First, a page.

I know it is a hard pill to swallow for some residents and employees of the Village of Lyons. The voters opted to dissolve the Village government. Lyons will now simply be the Town of Lyons.
What caused this change in centuries of government? Let’s start with the changing times. Small villages, regardless of what the pundits say, are a duplication of services. The retail end of villages has crumbled due to changing shopping trends, and small stores find it hard to fit a niche market. The local pharmacy has evolved into super, large stand-alone buildings offering a wide variety of merchandise, including foods. The local grocer has fallen to the super stores, convenient gas/food marts, along with the added all-in-one pharmacies.
Some villages fall prey to the added change in traffic patterns. It is no longer ‘convenient’ to stop/park on Main Street. The Villages of Macedon, Red Creek and even Palmyra are good examples of that trend. It is harder to keep a small shop open and the retail market begins its trend towards second hand stores.
Village infrastructures have crumbled under the weight of falling property tax revenues. Less retail means higher water and sewer rates and fewer bucks to fix and repair. Some of the local village infrastructures date back 100 years, or more. Desperate property owners turn retail into apartments and the downward trend is only exaserbated. Soon, buildings are in disrepair and, with little income or initiative to pour money into old structures, the property owners let them go for back taxes.
Add foolishness to the mix. Some villages fail to see the forest for the trees and continue to ignore common sense. They spend tons of money on stupid things in an attempt to put lipstick on the pig.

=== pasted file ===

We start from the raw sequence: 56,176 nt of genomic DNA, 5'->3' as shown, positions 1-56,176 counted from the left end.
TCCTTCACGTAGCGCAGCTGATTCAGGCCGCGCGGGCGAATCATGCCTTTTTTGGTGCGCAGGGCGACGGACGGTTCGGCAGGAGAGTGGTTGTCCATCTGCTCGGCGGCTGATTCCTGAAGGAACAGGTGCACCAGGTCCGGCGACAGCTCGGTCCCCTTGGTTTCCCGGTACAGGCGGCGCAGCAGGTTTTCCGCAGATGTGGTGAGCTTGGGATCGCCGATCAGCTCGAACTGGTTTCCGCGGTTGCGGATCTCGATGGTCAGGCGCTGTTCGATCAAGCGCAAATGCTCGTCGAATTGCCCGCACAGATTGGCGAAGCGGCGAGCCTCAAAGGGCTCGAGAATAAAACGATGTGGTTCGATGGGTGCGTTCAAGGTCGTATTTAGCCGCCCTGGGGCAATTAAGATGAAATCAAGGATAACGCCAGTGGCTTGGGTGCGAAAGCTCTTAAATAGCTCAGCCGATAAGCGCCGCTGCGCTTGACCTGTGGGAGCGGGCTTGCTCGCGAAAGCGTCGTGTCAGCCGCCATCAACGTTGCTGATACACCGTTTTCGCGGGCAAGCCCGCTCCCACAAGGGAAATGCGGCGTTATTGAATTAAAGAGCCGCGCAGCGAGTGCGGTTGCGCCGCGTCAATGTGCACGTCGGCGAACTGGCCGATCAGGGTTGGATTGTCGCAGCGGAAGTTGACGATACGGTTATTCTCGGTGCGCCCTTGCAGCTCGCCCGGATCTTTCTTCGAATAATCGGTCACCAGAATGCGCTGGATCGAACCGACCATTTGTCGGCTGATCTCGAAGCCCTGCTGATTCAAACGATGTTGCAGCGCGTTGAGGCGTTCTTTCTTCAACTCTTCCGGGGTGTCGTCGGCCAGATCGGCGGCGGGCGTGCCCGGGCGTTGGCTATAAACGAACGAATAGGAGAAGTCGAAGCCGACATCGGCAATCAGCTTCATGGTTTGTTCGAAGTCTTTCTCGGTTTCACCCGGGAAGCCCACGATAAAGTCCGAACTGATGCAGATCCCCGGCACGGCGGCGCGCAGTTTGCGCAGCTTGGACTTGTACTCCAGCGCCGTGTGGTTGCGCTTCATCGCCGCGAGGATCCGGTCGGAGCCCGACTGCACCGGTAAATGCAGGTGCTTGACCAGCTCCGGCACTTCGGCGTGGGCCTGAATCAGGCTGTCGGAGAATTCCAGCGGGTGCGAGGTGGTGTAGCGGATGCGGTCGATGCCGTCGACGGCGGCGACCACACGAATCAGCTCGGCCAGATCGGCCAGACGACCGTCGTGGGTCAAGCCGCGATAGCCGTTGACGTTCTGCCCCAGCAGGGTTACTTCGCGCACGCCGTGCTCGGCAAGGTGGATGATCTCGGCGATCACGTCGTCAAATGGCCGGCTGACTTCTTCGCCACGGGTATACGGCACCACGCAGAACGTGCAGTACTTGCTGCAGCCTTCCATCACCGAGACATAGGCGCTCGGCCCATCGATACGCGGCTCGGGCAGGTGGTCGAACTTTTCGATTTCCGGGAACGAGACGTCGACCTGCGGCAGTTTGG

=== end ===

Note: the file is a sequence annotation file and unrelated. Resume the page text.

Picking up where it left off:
Lyons is only the first to fall in Wayne County. Red Creek literally has buildings falling down in their midst. So does Clyde and Palmyra. Red Creek should have thrown in the towel a decade ago, but pride and stubbornness come before the fall.
The Village of Macedon has been on a downward spiral for years, but once again, the residents believe there is a better tomorrow in butterfly paths and $8000 artificial Christmas trees. Regardless of the desire, the Village of Macedon will cease to exist when more of the older population realizes the property tax burden is no longer secondary to the heart.
At one time the Village of Newark considered becoming a city in an effort to gain federal dollars. In the end, it was hard to turn a main thoroughfare with only two stop lights into a city. Newark will survive due to its size and tax base, but it will not be easy.
Wolcott too still has a true identity and retail and tax base for survival. Luckily, they are far enough off the beaten path to maintain the present.
The same can be said for Palmyra, at least for the immediate future. Sooner, or later, it too will succumb to the realization.
As for hard feelings created by both sides of the issue, all things work out for the best.